Is there anything in the world that’s quite the same mix of frustrating and rewarding as home improvement projects are? Perhaps raising children — definitely raising goats. In that respect, at least your house doesn’t put up a struggle at bedtime or jump the fence to get into the neighbor’s garden. However, when it comes to homestead improvements, you can… Read More
Do you think it's impossible to homestead where you live? These Inspiring Homesteads will show you the way. Each week we feature a new homesteader from across the globe. They will tell you how they do it. Get inspired with these Inspiring Homesteads.
Homesteading is a lifestyle of self-sufficiency. It is characterized by subsistence agriculture, home preservation of foodstuffs, and it may or may not also involve the small-scale production of textiles, clothing, and craft work for the household use. Homesteading is not defined by where someone lives, such as the city or the country, but by the lifestyle choices they make.” —… Read More
Every now and then when someone hears me say I’m a homesteader, they’ll ask what that means. Did the government give us free land? Do we have indoor plumbing? Do we buy anything from a store? The short answers to those questions are no, yes, and yes. The Original Homesteaders Although homesteaders were originally people who took advantage of… Read More
This might sound a bit harsh, but my homestead is not a theme park, petting zoo, or quaint local tourist spot. It is my home. Although I encourage people to ask me questions and I’m happy to grant tours on my own terms, wandering around without consent is never okay. It just isn’t.
This wasn’t the first time this has happened. It’s happened quite a few times before. Let’s chat a bit about why this isn’t okay behavior…
Whether you are a backyard hobby homesteader or an avid homesteader on your journey to live off-grid, these are the articles you want to be reading. I searched high a low to compile the best of the best for you. Not sure if homesteading is right for you? Interested in DIY and MYO? Wanting real food recipes for real people? Considering getting livestock? This list compiles the absolute best homesteading articles of 2015.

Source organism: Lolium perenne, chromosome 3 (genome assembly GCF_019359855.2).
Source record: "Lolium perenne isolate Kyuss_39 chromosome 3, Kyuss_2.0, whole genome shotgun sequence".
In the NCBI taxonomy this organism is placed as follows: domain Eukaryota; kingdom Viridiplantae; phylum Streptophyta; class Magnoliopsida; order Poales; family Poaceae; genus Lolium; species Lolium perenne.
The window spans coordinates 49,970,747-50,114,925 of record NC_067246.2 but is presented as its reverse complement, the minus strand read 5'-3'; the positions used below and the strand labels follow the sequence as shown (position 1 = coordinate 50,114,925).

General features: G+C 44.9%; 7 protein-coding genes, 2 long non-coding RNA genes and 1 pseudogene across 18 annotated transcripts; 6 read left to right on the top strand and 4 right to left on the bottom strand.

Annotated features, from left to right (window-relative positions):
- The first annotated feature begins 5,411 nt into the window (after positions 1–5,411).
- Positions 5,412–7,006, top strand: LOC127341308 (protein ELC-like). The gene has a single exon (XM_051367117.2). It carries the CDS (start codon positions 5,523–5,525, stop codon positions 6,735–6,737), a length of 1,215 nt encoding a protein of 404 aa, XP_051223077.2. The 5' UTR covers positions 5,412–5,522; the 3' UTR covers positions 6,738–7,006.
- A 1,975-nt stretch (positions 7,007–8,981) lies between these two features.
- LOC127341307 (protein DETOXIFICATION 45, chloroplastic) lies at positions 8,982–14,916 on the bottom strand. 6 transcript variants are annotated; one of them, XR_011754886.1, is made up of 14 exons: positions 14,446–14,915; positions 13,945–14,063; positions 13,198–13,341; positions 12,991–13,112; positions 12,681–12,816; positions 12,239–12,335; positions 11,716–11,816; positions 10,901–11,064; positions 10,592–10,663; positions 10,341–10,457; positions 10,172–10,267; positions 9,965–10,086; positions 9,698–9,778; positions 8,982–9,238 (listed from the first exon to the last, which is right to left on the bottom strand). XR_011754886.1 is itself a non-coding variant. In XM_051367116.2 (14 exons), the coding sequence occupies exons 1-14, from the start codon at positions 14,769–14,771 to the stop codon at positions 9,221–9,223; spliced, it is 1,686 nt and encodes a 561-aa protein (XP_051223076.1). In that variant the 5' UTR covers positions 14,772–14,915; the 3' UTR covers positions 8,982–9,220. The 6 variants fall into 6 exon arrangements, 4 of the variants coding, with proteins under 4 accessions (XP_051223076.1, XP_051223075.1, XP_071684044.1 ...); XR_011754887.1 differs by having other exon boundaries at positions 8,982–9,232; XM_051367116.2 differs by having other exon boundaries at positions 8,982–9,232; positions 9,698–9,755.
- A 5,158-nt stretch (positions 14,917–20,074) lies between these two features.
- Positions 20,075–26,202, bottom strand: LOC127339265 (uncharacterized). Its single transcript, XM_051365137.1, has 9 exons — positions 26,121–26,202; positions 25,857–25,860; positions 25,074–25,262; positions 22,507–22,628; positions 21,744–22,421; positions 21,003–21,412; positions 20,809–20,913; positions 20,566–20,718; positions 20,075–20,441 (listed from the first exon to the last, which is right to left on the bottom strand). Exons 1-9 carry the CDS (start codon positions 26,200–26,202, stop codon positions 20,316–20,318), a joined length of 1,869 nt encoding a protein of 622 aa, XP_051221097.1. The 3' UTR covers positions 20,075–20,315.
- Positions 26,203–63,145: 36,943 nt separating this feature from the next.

We know that backyard chickens have been talked about all over the news lately (both favorably and negatively). Homesteading and self-sufficiency is on the rise and for so many great reasons. With this rise comes a great supply of reading materials dedicated to we non-traditional farmers that live in non-traditional places.
There are many great books out there, but I have a few that have become staples in my library.
(My husband’s Jeff Foxworthy voice): If you have indoor plumbing, but you make the males in your house pee outside in the compost, you might be a homesteader. If the chicken you’re eating for dinner has a name, you might be a homesteader. If you have a state-of-the-art dryer, but you insist on drying your clothes outside, you might be a homesteader. If you have longer conversations with your poultry than you do with your spouse, you might be a homesteader (he’s so jealous).